European Union: European Commission Launches E-Commerce Sector Inquiry

The European Commission (the "Commission") has launched a sector inquiry of the e-commerce sector in Europe.1 This is a far-reaching competition review of the sector by the European Union ("EU") competition authority, bringing potentially significant changes to rules and regulations related to selling online in Europe. The inquiry also carries the risk of enforcement action against individual companies for breaches of the EU antitrust rules. It will affect the activities of all international companies engaged in online selling into and within the EU, regardless of their physical location.

The sector inquiry forms part of a new wider Digital Single Market Strategy by the Commission, which was launched by the Commission on the same day.2 The Digital Single Market Strategy (the "Strategy") identifies and proposes actions to address a number of public (i.e., regulatory) barriers that hinder cross-border e-commerce. The Strategy has the three main objectives of achieving better access for consumers and businesses to digital goods and services across Europe, creating the right conditions and a level playing field for digital networks and innovative services to flourish, and maximizing the growth potential of the digital economy.

The ambitious Strategy sets out 16 specific actions that the Commission will deliver by the end of 2016. These include reviews of regulations relating to copyright, telecoms, e-privacy and data protection, cybersecurity, standards and interoperability, cloud services, VAT, parcel delivery costs, geo-blocking, and consumer protection. The sector inquiry is one of the action points and is designed to identify potential competition concerns affecting European e-commerce markets.

What are Sector Inquiries?

Sector inquiries are competition investigations by the European Commission into sectors of the economy when it believes that a sector is not working as well as it should. The Commission uses the information obtained during an inquiry to understand the market better and decide whether and what action is required to address structural or behavioral competition concerns.

An inquiry is not a formal antitrust investigation of individual companies, although the Commission later may decide to bring enforcement action against individual companies for specific breaches of competition law that it finds. Consequently, a sector inquiry risks being something of a "fishing expedition." For example, when the Commission carried out a pharmaceuticals sector inquiry, it resulted in a number of individual enforcement actions in relation to patent settlements ("pay for delay"). In contrast, in another sector inquiry into business insurance, there was no subsequent enforcement action.

To date, the Commission has undertaken sector inquiries in a small number of sectors, including financial services and energy, and the e-commerce inquiry is the first since the pharmaceuticals sector inquiry during 2008 and 2009. In contrast, in the UK, equivalent market studies and market investigations have been used more extensively over recent years to review the effectiveness of competition in markets, including notably the ongoing investigations in the energy and retail banking sectors.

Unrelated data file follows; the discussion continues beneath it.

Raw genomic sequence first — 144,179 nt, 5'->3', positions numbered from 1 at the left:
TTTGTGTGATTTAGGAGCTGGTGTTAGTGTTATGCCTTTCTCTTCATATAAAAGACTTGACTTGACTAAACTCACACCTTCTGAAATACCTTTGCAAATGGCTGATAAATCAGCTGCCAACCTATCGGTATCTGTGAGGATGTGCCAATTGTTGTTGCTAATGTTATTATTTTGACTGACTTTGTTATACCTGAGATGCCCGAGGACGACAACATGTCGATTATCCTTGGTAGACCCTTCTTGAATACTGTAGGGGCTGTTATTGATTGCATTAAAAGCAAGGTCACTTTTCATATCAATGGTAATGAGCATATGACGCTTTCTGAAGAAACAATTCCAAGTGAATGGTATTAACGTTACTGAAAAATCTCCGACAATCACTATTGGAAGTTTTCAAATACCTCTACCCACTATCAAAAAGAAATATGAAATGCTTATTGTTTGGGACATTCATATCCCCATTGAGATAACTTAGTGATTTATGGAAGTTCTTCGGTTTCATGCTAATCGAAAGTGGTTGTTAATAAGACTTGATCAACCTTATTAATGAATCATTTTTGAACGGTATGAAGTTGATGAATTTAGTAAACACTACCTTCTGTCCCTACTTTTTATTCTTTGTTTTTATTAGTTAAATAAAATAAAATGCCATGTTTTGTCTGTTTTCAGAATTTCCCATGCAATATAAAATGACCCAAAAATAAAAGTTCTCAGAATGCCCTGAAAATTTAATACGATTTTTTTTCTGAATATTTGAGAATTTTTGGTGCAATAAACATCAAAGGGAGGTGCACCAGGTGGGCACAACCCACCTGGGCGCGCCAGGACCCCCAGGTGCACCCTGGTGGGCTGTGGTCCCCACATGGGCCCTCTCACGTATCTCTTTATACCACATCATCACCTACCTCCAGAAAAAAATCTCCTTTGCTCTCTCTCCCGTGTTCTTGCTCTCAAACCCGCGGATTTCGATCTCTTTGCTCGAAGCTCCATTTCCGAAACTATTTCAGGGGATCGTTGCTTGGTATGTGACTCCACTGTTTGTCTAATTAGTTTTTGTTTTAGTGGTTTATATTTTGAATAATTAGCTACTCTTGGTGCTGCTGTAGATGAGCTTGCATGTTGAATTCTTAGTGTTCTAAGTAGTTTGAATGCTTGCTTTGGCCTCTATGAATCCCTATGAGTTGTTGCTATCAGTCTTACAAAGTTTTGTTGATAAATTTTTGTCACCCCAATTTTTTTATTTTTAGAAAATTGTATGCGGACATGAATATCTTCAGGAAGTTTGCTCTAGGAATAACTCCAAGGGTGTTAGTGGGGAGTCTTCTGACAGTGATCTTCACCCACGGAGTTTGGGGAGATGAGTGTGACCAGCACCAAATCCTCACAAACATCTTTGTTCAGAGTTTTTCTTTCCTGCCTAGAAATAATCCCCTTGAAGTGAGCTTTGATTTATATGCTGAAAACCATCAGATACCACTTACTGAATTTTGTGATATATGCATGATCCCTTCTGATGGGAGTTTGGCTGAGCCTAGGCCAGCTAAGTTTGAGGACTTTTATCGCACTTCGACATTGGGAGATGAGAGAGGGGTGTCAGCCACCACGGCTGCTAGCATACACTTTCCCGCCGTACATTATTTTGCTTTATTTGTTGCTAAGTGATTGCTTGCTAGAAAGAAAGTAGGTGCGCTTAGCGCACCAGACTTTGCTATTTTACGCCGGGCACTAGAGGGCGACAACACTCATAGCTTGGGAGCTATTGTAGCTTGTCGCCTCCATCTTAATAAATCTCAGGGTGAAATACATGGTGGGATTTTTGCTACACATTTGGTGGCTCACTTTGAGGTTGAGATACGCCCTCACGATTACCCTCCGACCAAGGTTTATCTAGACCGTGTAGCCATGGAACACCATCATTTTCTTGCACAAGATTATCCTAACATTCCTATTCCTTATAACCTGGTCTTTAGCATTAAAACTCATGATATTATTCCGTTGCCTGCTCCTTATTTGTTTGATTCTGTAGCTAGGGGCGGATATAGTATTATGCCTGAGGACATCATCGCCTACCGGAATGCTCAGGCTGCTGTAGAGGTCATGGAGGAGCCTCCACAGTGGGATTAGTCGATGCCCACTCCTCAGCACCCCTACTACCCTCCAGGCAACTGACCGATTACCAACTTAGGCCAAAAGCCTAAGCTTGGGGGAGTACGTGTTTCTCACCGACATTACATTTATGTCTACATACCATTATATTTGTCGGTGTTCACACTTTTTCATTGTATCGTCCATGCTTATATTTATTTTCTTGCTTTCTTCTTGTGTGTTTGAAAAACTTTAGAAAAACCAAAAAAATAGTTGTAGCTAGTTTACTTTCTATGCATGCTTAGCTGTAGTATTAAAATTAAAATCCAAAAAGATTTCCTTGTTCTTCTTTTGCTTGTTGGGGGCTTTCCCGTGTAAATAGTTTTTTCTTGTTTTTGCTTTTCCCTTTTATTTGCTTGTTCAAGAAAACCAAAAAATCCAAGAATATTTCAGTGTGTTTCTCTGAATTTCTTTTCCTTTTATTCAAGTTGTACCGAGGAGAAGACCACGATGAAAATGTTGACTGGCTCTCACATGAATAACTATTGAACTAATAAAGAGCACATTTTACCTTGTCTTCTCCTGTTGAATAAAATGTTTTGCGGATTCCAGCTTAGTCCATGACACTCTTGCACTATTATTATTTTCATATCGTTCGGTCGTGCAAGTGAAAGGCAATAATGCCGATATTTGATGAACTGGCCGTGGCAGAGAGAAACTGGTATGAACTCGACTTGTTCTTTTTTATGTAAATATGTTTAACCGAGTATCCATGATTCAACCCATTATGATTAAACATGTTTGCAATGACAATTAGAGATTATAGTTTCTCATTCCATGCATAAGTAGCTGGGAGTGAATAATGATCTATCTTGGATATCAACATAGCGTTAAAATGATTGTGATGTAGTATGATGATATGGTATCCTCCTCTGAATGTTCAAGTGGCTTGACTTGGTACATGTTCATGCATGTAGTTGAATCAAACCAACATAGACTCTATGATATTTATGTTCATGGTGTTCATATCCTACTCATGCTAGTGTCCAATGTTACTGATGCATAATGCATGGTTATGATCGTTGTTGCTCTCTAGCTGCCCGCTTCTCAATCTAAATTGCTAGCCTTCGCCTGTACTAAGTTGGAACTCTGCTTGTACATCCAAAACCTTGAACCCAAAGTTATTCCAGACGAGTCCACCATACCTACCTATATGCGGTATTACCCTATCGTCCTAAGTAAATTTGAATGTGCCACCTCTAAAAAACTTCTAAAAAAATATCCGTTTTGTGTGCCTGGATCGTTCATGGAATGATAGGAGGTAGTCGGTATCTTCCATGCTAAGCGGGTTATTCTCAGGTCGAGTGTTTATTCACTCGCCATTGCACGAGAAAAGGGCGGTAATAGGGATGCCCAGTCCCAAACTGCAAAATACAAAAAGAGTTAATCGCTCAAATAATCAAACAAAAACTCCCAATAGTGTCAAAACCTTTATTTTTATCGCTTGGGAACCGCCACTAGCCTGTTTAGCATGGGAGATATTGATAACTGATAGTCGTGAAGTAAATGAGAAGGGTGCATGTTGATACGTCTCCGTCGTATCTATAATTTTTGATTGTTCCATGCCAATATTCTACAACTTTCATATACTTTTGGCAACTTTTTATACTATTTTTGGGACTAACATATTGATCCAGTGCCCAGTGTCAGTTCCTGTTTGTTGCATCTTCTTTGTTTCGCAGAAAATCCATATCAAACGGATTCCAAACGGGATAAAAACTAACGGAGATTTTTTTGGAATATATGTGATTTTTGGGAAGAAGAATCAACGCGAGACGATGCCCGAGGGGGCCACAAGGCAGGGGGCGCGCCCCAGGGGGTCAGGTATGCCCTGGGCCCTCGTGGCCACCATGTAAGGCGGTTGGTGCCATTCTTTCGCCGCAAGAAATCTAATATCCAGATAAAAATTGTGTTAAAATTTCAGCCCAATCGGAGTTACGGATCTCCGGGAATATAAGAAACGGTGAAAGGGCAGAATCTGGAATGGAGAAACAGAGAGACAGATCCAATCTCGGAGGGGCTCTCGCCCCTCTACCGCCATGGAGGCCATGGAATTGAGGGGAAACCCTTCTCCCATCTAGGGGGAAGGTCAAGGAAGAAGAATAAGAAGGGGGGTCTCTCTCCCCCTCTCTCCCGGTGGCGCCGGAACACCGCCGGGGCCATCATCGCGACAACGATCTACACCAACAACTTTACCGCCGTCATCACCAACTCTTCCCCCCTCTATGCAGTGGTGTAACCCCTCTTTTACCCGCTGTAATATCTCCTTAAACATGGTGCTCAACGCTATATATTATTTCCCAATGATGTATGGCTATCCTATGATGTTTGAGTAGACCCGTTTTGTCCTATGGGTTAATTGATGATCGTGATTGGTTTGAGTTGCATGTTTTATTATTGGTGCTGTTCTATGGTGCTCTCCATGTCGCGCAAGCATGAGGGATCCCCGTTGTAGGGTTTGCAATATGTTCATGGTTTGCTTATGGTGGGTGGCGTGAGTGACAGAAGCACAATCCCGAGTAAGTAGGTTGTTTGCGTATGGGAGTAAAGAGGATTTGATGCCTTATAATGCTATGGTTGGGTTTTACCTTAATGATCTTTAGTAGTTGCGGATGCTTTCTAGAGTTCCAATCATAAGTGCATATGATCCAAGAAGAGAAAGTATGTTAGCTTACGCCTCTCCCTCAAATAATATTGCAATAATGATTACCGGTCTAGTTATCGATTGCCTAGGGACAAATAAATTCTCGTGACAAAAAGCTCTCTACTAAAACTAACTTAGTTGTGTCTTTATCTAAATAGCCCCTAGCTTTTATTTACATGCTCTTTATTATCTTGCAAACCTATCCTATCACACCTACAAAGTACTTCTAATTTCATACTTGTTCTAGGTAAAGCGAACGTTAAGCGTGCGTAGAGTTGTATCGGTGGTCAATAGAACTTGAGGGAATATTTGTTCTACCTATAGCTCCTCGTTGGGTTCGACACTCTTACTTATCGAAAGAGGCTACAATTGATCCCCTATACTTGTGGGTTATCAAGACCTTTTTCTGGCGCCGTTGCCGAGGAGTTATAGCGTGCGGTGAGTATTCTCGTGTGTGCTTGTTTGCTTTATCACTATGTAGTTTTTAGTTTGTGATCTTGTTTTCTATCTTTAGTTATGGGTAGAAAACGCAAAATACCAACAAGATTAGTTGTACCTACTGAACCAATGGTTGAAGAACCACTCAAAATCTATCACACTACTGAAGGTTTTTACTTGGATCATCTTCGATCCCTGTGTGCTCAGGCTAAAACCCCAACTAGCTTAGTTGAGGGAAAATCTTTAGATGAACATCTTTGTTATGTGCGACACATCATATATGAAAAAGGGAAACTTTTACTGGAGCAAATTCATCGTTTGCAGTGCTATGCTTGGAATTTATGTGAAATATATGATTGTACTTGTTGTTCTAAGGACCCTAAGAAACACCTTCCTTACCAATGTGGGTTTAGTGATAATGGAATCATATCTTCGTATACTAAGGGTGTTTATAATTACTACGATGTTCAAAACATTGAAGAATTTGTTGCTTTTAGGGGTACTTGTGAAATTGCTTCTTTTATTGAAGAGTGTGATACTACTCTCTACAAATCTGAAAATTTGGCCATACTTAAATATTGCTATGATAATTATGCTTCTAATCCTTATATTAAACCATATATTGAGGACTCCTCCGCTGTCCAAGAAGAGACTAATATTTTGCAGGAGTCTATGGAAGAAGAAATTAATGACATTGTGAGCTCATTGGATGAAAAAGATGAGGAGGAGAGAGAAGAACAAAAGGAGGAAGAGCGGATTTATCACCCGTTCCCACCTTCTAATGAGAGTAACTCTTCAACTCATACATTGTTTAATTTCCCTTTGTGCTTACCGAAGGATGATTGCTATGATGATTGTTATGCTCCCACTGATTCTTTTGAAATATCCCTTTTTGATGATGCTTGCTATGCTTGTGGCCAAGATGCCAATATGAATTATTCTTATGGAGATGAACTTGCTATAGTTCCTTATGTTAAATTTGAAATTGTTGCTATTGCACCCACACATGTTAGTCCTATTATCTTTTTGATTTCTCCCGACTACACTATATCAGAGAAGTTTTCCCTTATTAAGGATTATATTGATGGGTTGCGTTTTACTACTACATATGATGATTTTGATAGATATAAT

What are the Concerns about the E-Commerce Sector?

The European Commission is primarily responsible for enforcing the EU antitrust rules, alongside national competition authorities. The main focus of the Commission is on detecting and preventing anticompetitive agreements or practices that hinder cross-border trade between EU Member States. Restrictions on EU cross-border sales have been the subject of enforcement action in the past, leading to the establishment of legal principles and guidelines. There are very few restrictions that lawfully can be placed by a supplier on a reseller's ability to sell goods and services freely across the EU.

But markets have shifted online to a very significant extent over recent years, and the Commission is concerned that barriers have been put in place that prevent or discourage cross-border selling online. The Commission estimates that this costs consumers €11.7 billion per year. The Commission has estimated that 50 percent of EU citizens shopped online in 2014, but only 15 percent bought something online from another EU Member State, and the rate of cross-border online sales is not growing as quickly as domestic online sales.

The Commission has undertaken a number of antitrust investigations and has identified certain online sales barriers arising from practices and agreements in some specific sectors. For example, it recently announced dawn raids against a number of companies that sell consumer electrical and electronic products online. It now wishes to undertake a "more thorough and systematic view of the market" as a whole.